A friend showed me a shot of a light bulb with interesting reflections inside, intrigued by the shot I thought I’d try a version of my own.

I found a suitable bulb at a local DIY supplies place. The one I chose was an LED filament bulb around 10cm in diameter. Wattage and fitting were not important considerations as I didn’t plan on switching it on.

How to make the grid shaped reflections

My memory of the original shot was that there was a regular pattern to the reflection and that it came from below the bulb. I looked around for a way to create the regular pattern and be able to put a light behind it. With a “literal flash of inspiration” I thought of the honeycomb grids that I have for my studio lights. Taking the 40cm / 16-inch beauty dish and grid I had a suitable light source and regular pattern to reflect.

Setup was easy, put the light on a stand and aim it straight up towards the ceiling. Then I put the camera on a tripod at a level so that it would look across the surface of the beauty dish. It was necessary to avoid angling the camera down too much or too much of the beauty dish grid would be illuminated.

I found one problem with being directly at the level of the grid, there’s a silver coloured edge on my beauty dish and it was seen by the camera. A length of black electrical tape soon fixed that. As I was using a beauty dish the centre area has a metal plate under the grid, and I tried several positions for the bulb to get my final shot.

Try a circular polariser

It was also during this “refinement” stage that I was given the idea to use a circular polariser to reduce reflections in the bulb from unwanted directions. Many thanks to Jasper Shadloo for that suggestion. Indeed turning the filter also cut down how much of the light from the grid was “seen” by the camera. I’m not a big user of filters but a circular polariser is one that I have since you cannot recreate it’s results in post production.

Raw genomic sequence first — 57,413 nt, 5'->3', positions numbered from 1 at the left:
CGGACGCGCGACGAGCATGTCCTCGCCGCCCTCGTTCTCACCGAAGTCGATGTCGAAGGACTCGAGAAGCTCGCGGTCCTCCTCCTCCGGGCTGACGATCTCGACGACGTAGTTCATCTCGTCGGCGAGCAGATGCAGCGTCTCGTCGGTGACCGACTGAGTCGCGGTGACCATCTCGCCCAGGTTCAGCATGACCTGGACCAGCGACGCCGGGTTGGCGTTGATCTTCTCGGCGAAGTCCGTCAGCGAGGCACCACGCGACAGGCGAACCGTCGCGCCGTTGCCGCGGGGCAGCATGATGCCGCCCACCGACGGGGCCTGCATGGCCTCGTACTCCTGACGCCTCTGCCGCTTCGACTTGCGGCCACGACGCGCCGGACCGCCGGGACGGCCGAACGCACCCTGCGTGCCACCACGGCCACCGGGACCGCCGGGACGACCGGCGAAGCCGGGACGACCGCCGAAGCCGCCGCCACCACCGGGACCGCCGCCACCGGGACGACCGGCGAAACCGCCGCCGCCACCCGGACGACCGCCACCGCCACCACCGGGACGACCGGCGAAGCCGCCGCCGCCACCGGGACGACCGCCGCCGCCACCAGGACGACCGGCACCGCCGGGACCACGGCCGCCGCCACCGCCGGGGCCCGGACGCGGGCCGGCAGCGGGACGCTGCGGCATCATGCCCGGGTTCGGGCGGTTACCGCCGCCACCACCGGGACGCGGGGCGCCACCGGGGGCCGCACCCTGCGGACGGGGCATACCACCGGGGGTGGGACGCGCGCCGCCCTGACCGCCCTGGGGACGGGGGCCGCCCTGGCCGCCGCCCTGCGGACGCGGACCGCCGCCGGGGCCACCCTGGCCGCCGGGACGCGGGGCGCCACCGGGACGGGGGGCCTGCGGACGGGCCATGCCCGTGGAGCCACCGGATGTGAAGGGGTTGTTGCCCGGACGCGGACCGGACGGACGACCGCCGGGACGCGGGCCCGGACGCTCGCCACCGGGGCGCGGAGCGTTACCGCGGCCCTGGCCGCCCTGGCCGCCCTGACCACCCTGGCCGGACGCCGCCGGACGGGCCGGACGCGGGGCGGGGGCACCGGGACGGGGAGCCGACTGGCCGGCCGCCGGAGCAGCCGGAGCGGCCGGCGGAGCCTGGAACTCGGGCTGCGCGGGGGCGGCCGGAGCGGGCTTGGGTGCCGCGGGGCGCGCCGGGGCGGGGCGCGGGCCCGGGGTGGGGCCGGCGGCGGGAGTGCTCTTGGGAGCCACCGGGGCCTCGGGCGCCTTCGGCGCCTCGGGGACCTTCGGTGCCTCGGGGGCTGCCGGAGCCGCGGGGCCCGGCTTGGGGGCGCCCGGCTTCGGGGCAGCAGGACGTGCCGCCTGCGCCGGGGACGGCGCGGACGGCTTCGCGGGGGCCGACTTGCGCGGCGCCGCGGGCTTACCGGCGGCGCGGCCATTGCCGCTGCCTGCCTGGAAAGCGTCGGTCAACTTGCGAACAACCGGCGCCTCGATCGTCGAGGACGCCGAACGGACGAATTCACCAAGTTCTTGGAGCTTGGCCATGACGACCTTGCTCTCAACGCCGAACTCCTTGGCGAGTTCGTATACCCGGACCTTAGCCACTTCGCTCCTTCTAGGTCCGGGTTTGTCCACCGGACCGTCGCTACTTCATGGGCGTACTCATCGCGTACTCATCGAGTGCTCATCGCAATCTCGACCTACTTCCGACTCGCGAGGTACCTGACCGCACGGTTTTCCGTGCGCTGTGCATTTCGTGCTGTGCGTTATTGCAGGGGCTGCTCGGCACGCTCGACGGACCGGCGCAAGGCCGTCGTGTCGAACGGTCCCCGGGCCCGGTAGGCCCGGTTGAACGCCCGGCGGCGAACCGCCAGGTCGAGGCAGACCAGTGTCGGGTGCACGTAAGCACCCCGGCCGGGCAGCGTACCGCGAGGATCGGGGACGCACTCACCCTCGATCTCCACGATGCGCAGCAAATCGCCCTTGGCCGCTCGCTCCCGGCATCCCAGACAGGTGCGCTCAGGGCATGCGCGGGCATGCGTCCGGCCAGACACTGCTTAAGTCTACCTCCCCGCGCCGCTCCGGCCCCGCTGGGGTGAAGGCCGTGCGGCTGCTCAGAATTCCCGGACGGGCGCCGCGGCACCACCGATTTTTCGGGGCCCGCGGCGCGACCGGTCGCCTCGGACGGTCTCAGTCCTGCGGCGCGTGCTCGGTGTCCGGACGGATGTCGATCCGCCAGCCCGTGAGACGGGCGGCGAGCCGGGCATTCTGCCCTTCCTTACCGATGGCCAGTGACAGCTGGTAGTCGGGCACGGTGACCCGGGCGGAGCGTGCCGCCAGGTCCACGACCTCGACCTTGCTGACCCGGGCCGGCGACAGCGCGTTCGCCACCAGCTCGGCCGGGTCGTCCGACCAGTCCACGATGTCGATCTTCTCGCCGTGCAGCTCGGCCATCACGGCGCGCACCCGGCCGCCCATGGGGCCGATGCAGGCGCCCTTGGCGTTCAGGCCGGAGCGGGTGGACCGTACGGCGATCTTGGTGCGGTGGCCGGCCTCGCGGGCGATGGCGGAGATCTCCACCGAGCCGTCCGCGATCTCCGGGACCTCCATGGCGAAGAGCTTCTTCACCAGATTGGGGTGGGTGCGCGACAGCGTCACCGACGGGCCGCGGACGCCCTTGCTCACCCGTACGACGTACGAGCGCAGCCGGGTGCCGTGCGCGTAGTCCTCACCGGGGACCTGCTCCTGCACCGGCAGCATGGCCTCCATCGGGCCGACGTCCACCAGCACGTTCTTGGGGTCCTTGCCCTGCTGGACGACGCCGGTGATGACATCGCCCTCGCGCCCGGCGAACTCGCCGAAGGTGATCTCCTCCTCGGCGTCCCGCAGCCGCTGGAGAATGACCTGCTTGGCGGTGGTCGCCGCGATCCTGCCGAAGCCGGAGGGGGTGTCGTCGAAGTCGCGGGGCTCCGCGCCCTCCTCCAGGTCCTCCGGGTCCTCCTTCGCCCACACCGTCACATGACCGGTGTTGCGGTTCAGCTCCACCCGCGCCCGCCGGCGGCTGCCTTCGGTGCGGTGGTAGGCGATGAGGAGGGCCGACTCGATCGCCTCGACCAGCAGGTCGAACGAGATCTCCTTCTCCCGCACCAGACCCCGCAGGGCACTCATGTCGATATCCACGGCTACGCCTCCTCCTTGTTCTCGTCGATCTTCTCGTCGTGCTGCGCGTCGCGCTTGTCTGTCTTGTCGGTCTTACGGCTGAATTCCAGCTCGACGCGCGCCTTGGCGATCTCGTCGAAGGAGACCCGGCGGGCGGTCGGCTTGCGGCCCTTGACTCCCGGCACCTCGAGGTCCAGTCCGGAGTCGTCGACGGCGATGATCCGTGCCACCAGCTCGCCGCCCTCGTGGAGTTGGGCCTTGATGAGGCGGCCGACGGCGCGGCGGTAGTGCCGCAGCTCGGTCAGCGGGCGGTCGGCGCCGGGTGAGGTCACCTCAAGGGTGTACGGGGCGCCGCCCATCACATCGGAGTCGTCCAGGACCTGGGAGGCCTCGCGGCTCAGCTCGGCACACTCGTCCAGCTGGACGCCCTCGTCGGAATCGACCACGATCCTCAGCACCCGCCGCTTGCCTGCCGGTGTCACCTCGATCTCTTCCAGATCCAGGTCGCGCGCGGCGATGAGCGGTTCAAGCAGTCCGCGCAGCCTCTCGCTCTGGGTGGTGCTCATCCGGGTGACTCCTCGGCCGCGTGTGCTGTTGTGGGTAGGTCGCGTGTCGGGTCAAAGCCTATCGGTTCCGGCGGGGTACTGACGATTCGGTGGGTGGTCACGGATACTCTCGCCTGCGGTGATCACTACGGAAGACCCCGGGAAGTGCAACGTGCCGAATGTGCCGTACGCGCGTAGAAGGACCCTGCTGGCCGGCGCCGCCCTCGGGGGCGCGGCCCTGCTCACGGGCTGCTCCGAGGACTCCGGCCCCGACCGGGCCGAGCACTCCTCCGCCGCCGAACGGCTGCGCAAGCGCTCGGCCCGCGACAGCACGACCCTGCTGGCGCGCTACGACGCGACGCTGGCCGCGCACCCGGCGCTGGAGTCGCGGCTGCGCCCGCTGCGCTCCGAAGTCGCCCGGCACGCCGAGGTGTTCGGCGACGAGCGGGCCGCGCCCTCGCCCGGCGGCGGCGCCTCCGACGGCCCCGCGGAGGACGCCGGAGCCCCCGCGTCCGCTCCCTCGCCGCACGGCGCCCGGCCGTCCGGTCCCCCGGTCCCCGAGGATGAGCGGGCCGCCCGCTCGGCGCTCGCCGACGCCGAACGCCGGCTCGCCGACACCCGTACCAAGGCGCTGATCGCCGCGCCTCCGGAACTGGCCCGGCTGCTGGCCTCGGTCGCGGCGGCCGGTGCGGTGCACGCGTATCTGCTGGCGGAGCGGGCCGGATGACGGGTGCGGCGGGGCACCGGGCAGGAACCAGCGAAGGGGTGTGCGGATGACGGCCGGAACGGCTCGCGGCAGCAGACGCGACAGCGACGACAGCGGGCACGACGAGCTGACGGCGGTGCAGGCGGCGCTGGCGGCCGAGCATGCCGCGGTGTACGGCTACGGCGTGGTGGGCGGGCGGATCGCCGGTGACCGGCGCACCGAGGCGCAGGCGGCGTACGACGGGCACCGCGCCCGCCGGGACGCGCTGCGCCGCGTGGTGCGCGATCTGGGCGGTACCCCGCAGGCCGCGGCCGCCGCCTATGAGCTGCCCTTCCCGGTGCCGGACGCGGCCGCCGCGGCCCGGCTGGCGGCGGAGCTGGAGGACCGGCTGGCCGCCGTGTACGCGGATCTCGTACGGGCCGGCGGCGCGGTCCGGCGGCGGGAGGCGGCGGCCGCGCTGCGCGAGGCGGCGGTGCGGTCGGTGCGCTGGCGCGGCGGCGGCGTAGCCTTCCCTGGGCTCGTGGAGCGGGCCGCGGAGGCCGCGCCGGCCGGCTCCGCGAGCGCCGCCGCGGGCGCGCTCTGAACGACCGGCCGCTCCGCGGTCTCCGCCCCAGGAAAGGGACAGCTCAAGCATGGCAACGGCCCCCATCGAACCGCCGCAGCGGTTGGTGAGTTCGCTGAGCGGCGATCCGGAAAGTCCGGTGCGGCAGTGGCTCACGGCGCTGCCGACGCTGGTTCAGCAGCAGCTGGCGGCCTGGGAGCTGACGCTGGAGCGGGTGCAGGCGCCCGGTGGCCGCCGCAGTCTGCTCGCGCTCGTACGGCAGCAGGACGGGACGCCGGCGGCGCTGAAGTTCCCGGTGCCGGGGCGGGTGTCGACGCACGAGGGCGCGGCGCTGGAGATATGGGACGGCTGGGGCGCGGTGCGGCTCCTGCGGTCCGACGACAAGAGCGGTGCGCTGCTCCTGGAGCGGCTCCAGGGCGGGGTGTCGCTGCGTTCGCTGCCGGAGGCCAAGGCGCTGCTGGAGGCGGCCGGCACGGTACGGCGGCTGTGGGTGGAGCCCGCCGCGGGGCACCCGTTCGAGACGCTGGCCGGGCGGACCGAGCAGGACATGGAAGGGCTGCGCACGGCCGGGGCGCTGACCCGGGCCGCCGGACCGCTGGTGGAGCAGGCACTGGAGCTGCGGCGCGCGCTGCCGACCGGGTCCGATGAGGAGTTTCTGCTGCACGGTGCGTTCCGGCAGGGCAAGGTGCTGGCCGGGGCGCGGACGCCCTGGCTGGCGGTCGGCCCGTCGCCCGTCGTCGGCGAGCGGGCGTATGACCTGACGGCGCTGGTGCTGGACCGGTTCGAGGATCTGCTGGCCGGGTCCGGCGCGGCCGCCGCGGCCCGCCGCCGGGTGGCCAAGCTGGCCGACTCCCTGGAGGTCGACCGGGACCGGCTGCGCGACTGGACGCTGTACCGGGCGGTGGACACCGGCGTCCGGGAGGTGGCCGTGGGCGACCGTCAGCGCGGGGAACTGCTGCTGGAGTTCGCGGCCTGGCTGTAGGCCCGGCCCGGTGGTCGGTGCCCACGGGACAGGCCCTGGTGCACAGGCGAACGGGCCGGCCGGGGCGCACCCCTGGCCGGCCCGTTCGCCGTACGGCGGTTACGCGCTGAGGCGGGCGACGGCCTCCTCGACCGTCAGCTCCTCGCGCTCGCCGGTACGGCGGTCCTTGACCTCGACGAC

The final shot

After a little while I came to my final shot. Sitting the tail of the bulb over the central disk of the beauty dish, but with the glass of the bulb in the light was the optimum between intended reflection and shadow. The light on the top of the threaded connector at the back of the bulb is what was reflected from the ceiling above the beauty dish.

It’s a light bulb, wonder how it works as a light source?

Some weeks later I had another light bulb moment and a different way to make use of the bulb, this time as a light source, crazy I know. With the lockdown in the UK this was also the last studio shoot of 2020.

EOS R6 – RF 28-70mm F2L USM – 1/250s, f/2, ISO 500



About the author

Full-time photo tutor and photographer. I love to share my knowledge and skills to make photos, videos and teach others. I write books and articles for photo magazines and I always have at least one Speedlite flash in my camera bag